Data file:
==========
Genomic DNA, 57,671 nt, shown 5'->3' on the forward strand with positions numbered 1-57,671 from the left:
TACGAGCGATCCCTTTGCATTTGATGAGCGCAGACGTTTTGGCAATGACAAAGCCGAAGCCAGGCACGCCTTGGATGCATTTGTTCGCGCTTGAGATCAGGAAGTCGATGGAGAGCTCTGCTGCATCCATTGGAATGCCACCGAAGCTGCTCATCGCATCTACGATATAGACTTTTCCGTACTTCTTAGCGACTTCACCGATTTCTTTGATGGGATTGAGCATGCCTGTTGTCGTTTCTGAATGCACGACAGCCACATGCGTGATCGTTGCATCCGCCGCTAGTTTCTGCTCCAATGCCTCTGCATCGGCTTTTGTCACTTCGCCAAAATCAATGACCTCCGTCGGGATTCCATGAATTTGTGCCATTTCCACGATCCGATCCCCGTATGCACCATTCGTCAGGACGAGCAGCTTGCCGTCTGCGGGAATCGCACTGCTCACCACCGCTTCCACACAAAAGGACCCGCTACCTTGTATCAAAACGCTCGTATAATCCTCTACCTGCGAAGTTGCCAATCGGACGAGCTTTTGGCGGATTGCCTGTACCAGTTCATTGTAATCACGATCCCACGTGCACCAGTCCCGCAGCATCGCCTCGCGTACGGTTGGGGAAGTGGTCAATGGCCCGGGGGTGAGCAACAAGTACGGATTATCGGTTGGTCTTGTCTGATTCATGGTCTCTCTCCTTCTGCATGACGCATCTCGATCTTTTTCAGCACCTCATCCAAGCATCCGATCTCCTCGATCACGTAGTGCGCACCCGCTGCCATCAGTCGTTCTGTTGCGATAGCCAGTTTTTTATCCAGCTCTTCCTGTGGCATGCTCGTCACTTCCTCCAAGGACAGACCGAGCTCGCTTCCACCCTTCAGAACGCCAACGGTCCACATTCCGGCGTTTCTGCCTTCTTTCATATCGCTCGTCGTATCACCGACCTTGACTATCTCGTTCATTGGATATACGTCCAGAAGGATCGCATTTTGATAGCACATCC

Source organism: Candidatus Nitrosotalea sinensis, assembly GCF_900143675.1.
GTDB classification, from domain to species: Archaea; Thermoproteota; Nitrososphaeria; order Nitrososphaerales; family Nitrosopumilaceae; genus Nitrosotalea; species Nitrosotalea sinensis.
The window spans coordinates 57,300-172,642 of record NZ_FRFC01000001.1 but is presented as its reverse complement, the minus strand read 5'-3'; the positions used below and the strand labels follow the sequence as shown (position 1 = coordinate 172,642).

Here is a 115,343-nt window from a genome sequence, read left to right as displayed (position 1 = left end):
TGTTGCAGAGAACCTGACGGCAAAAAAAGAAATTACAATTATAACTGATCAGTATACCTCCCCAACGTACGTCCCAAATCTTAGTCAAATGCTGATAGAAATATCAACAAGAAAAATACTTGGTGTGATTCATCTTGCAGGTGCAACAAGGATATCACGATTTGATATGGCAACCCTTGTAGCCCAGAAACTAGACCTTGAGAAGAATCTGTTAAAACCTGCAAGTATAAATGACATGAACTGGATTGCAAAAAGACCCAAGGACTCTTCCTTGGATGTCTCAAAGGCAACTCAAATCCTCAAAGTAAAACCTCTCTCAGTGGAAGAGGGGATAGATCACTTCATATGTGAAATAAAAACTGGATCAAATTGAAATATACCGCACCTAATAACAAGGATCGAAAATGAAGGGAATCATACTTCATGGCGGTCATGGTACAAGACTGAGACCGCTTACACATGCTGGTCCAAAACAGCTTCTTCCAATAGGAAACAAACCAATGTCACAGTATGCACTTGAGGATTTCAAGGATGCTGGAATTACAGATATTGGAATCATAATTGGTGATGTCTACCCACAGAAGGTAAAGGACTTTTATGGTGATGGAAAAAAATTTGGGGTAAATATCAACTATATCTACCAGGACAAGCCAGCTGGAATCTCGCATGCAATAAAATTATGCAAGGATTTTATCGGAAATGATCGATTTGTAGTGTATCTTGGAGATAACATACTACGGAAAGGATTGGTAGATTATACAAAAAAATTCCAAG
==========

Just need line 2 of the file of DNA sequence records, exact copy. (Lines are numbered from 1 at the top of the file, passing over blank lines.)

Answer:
TACGAGCGATCCCTTTGCATTTGATGAGCGCAGACGTTTTGGCAATGACAAAGCCGAAGCCAGGCACGCCTTGGATGCATTTGTTCGCGCTTGAGATCAGGAAGTCGATGGAGAGCTCTGCTGCATCCATTGGAATGCCACCGAAGCTGCTCATCGCATCTACGATATAGACTTTTCCGTACTTCTTAGCGACTTCACCGATTTCTTTGATGGGATTGAGCATGCCTGTTGTCGTTTCTGAATGCACGACAGCCACATGCGTGATCGTTGCATCCGCCGCTAGTTTCTGCTCCAATGCCTCTGCATCGGCTTTTGTCACTTCGCCAAAATCAATGACCTCCGTCGGGATTCCATGAATTTGTGCCATTTCCACGATCCGATCCCCGTATGCACCATTCGTCAGGACGAGCAGCTTGCCGTCTGCGGGAATCGCACTGCTCACCACCGCTTCCACACAAAAGGACCCGCTACCTTGTATCAAAACGCTCGTATAATCCTCTACCTGCGAAGTTGCCAATCGGACGAGCTTTTGGCGGATTGCCTGTACCAGTTCATTGTAATCACGATCCCACGTGCACCAGTCCCGCAGCATCGCCTCGCGTACGGTTGGGGAAGTGGTCAATGGCCCGGGGGTGAGCAACAAGTACGGATTATCGGTTGGTCTTGTCTGATTCATGGTCTCTCTCCTTCTGCATGACGCATCTCGATCTTTTTCAGCACCTCATCCAAGCATCCGATCTCCTCGATCACGTAGTGCGCACCCGCTGCCATCAGTCGTTCTGTTGCGATAGCCAGTTTTTTATCCAGCTCTTCCTGTGGCATGCTCGTCACTTCCTCCAAGGACAGACCGAGCTCGCTTCCACCCTTCAGAACGCCAACGGTCCACATTCCGGCGTTTCTGCCTTCTTTCATATCGCTCGTCGTATCACCGACCTTGACTATCTCGTTCATTGGATATACGTCCAGAAGGATCGCATTTTGATAGCACATCC